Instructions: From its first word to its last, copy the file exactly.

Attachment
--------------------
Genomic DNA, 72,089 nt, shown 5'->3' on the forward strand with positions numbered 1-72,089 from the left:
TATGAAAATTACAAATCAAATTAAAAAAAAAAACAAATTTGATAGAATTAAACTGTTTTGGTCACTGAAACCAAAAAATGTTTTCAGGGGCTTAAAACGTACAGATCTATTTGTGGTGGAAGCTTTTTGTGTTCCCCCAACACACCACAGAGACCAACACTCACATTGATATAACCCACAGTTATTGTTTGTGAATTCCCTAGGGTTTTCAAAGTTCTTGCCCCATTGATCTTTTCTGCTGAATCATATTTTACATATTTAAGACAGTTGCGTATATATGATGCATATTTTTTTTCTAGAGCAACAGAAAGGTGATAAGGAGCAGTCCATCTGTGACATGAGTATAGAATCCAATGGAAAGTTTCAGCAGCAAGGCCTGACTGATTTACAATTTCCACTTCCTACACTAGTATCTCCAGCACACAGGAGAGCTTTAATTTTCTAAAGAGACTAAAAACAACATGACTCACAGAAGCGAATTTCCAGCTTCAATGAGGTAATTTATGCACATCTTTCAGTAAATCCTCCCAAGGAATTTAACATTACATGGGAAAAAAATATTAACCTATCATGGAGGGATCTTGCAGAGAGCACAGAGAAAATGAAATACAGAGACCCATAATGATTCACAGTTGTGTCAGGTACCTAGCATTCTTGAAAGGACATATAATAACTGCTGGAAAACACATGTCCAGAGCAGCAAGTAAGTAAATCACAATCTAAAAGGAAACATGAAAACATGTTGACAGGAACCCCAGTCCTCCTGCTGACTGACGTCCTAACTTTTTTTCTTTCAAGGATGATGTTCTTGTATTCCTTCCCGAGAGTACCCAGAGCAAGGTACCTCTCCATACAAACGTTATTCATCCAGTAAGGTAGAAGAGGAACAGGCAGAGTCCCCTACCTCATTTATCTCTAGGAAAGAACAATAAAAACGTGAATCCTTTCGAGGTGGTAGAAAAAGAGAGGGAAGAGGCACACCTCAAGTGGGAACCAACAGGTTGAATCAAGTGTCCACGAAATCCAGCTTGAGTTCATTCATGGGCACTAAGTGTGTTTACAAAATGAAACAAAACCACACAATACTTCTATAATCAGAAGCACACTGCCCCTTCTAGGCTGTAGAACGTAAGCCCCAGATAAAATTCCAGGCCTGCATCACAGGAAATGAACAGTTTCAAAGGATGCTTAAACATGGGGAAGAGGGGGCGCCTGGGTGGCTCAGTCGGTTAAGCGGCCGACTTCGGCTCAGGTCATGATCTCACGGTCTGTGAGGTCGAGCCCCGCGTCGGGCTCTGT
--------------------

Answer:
Genomic DNA, 72,089 nt, shown 5'->3' on the forward strand with positions numbered 1-72,089 from the left:
TATGAAAATTACAAATCAAATTAAAAAAAAAAACAAATTTGATAGAATTAAACTGTTTTGGTCACTGAAACCAAAAAATGTTTTCAGGGGCTTAAAACGTACAGATCTATTTGTGGTGGAAGCTTTTTGTGTTCCCCCAACACACCACAGAGACCAACACTCACATTGATATAACCCACAGTTATTGTTTGTGAATTCCCTAGGGTTTTCAAAGTTCTTGCCCCATTGATCTTTTCTGCTGAATCATATTTTACATATTTAAGACAGTTGCGTATATATGATGCATATTTTTTTTCTAGAGCAACAGAAAGGTGATAAGGAGCAGTCCATCTGTGACATGAGTATAGAATCCAATGGAAAGTTTCAGCAGCAAGGCCTGACTGATTTACAATTTCCACTTCCTACACTAGTATCTCCAGCACACAGGAGAGCTTTAATTTTCTAAAGAGACTAAAAACAACATGACTCACAGAAGCGAATTTCCAGCTTCAATGAGGTAATTTATGCACATCTTTCAGTAAATCCTCCCAAGGAATTTAACATTACATGGGAAAAAAATATTAACCTATCATGGAGGGATCTTGCAGAGAGCACAGAGAAAATGAAATACAGAGACCCATAATGATTCACAGTTGTGTCAGGTACCTAGCATTCTTGAAAGGACATATAATAACTGCTGGAAAACACATGTCCAGAGCAGCAAGTAAGTAAATCACAATCTAAAAGGAAACATGAAAACATGTTGACAGGAACCCCAGTCCTCCTGCTGACTGACGTCCTAACTTTTTTTCTTTCAAGGATGATGTTCTTGTATTCCTTCCCGAGAGTACCCAGAGCAAGGTACCTCTCCATACAAACGTTATTCATCCAGTAAGGTAGAAGAGGAACAGGCAGAGTCCCCTACCTCATTTATCTCTAGGAAAGAACAATAAAAACGTGAATCCTTTCGAGGTGGTAGAAAAAGAGAGGGAAGAGGCACACCTCAAGTGGGAACCAACAGGTTGAATCAAGTGTCCACGAAATCCAGCTTGAGTTCATTCATGGGCACTAAGTGTGTTTACAAAATGAAACAAAACCACACAATACTTCTATAATCAGAAGCACACTGCCCCTTCTAGGCTGTAGAACGTAAGCCCCAGATAAAATTCCAGGCCTGCATCACAGGAAATGAACAGTTTCAAAGGATGCTTAAACATGGGGAAGAGGGGGCGCCTGGGTGGCTCAGTCGGTTAAGCGGCCGACTTCGGCTCAGGTCATGATCTCACGGTCTGTGAGGTCGAGCCCCGCGTCGGGCTCTGT